Write More Effective Email Copy: Nine Common Rookie Mistakes to Avoid
While email remains one of the most effective marketing channels, many businesses still make mistakes that undermine results. Ultimately, the most important ingredient of any email marketing campaign is the copy, but it doesn’t always get the attention it deserves.
If you’re new to email marketing, or you’re struggling to create more persuasive email copy, here are nine of the most common mistakes you should avoid to improve results:
Long Email Subject Lines
If you want to stand out in someone’s inbox and improve engagement rates, keep the subject line short. Research from marketing firm Marketo showed that 41 characters or 7 words achieved more engagement overall (A). However, it depends on your industry and audience, so it’s always worth testing different subject line lengths to see what works best for you.
Once someone has opened your email, you want to grab their attention immediately with a compelling headline. Too many businesses don’t pay enough attention to the headline, but it really counts. Try to clearly and concisely convey the overall message of your email. Give people a reason to keep on reading. Either create intrigue with an interesting fact or question, or tell subscribers how they’re going to benefit from further reading.
Pushy Sales Copy
If every email you send is trying to encourage people to buy something, you’re going to get a lot of unsubscribes. You need to find a balance between promoting your business and giving people valuable information. In short, aim to consistently provide useful content that will build trust in your business and also increase customer loyalty.
Deviating from Your Call-to-Action (CTA) Goals
In every email, there should be just one clear CTA that helps you achieve a particular marketing goal. If you introduce multiple CTAs, it just leads to confusion and inaction.
However, if you want people to take action, you need to explain why they should act. This is why all the copy around the CTA should clearly explain the benefits of taking action. Don’t distract readers with a range of options or nonessential information. For example, if you want people to download a free report, don’t also talk about a new product; save that for another email. Just focus on achieving one goal at a time.
Long Blocks of Text
You don’t have much time to capture the attention of readers. Many people will be reading your email on their phones, or they’ll have limited time. This is why you should quickly get to the point. Keep it brief, using short sentences and paragraphs. According to a Boomerang study, the highest response rate was seen in emails containing 75 to 100 words (B). If you need to provide additional information, include a link that readers can click on if they want to find out more.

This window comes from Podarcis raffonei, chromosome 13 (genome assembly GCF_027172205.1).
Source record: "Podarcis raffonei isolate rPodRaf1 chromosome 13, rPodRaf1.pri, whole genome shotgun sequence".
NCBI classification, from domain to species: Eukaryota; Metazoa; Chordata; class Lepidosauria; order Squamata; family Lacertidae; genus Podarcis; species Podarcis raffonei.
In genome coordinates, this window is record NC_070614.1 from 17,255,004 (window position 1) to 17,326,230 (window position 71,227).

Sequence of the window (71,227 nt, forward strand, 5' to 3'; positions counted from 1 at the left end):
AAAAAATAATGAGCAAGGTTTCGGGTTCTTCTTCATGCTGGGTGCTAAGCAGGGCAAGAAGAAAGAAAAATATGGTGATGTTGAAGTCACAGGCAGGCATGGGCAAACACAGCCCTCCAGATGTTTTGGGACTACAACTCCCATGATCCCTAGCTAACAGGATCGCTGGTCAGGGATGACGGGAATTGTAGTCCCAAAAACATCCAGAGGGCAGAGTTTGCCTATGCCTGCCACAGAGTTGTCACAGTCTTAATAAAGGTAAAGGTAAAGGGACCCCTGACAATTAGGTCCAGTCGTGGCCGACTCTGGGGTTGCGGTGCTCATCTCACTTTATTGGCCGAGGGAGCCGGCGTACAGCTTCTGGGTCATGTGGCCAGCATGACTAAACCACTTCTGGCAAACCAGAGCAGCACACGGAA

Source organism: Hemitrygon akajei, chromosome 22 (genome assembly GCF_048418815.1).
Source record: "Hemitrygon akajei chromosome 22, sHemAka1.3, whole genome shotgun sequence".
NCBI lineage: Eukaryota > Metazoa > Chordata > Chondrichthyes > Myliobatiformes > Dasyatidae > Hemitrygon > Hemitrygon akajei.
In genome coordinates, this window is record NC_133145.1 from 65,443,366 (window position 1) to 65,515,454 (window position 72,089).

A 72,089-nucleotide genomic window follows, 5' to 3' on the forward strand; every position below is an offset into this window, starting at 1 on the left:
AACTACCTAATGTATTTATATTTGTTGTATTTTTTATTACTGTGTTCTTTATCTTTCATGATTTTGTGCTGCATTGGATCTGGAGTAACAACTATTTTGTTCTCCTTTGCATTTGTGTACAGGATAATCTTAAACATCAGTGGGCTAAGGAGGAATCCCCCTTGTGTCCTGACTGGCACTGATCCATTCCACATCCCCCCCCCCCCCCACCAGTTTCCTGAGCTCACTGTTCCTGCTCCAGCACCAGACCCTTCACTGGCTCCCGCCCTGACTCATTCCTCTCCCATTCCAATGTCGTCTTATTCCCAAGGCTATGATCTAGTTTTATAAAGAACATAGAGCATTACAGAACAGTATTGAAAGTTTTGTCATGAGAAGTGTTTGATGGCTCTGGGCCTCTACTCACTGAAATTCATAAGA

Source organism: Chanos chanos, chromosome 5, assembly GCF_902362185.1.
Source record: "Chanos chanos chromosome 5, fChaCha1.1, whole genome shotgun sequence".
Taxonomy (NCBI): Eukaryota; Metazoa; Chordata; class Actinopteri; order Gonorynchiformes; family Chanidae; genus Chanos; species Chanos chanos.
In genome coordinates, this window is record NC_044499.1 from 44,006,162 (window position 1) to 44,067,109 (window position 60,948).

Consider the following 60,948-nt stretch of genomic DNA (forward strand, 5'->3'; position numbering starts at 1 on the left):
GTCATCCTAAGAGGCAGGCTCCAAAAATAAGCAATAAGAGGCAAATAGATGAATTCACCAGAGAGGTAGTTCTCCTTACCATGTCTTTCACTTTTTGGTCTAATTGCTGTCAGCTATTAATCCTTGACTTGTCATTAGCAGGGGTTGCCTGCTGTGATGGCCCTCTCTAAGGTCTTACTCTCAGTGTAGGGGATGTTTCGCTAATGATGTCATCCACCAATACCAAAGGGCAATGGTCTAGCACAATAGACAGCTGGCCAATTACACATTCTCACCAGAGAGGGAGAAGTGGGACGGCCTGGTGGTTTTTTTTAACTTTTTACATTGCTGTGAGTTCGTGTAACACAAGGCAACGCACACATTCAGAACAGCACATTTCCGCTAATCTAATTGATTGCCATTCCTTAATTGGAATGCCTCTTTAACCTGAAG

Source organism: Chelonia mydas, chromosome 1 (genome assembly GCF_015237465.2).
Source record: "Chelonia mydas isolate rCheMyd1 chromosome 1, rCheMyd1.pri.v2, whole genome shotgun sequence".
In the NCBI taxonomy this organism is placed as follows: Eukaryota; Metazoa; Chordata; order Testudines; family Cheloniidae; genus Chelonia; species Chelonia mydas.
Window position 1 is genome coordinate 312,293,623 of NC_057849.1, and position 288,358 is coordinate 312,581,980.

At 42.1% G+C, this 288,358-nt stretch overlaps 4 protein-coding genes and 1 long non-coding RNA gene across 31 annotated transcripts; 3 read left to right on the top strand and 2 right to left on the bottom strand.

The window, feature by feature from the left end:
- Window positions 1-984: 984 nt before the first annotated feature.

Following on from the last point, you need to format your emails to make them easier to read. As well as using short sentences and paragraphs, use subheadings and bullet points to break up the copy. This will make every email easier to scan, especially on mobile devices.
Not Proofreading and Editing Enough
It’s often said, but it’s worth repeating: emails with typos or grammatical mistakes are going to make your business look careless and unprofessional. Some people might give you the benefit of the doubt, but most people will judge your business based on your writing.
To avoid embarrassing mistakes, go through your copy multiple times. As well as checking for typos and grammatical errors, avoid word repetition, cliches, and business jargon. Additionally, let someone else review the email before you hit the send button.
Talking About Your Business, Not Your Audience
Many businesses still make the mistake of talking about themselves too much. People don’t care how great you think you are; they want to know how you can make their lives better. If you’re mentioning a product or service, focus on how the end user will benefit. What problem does it help to solve? Always tailor the copy to the customer, not your business.
Using business jargon has already been mentioned, but it’s worth expanding on this point. People will just tune out if you sound like every other business. Any company can create run-of-the-mill copy, but it doesn’t inspire action. You need to add some personality to your copy if you want people to engage with your business. Try using more informal language, and show some originality.
Are You Avoiding These Email Copy Mistakes?
If you’re struggling to make progress with your email marketing campaigns, it could be a sign that your email copy is holding you back. Do you recognize any of the mistakes outlined here? Fortunately, they’re all fairly easy to correct. Avoid these errors starting today, and you’ll improve your reputation, engage more subscribers, and make sure email marketing supports the growth of your business for years to come.